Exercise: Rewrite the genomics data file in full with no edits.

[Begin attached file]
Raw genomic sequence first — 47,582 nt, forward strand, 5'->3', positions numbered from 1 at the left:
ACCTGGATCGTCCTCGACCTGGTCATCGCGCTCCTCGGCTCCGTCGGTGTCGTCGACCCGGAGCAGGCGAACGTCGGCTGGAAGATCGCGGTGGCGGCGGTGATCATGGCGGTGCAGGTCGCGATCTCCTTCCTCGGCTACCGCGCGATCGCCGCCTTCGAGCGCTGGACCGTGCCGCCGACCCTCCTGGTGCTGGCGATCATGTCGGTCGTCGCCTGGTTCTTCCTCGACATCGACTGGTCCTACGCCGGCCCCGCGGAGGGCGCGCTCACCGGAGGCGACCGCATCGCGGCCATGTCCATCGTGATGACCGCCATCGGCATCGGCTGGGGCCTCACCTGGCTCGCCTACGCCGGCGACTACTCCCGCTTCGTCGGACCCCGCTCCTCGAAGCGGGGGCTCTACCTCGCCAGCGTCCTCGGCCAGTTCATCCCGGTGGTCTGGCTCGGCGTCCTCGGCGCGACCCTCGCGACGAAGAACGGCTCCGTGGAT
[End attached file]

Raw genomic sequence first — 47,582 nt, forward strand, 5'->3', positions numbered from 1 at the left:
ACCTGGATCGTCCTCGACCTGGTCATCGCGCTCCTCGGCTCCGTCGGTGTCGTCGACCCGGAGCAGGCGAACGTCGGCTGGAAGATCGCGGTGGCGGCGGTGATCATGGCGGTGCAGGTCGCGATCTCCTTCCTCGGCTACCGCGCGATCGCCGCCTTCGAGCGCTGGACCGTGCCGCCGACCCTCCTGGTGCTGGCGATCATGTCGGTCGTCGCCTGGTTCTTCCTCGACATCGACTGGTCCTACGCCGGCCCCGCGGAGGGCGCGCTCACCGGAGGCGACCGCATCGCGGCCATGTCCATCGTGATGACCGCCATCGGCATCGGCTGGGGCCTCACCTGGCTCGCCTACGCCGGCGACTACTCCCGCTTCGTCGGACCCCGCTCCTCGAAGCGGGGGCTCTACCTCGCCAGCGTCCTCGGCCAGTTCATCCCGGTGGTCTGGCTCGGCGTCCTCGGCGCGACCCTCGCGACGAAGAACGGCTCCGTGGAT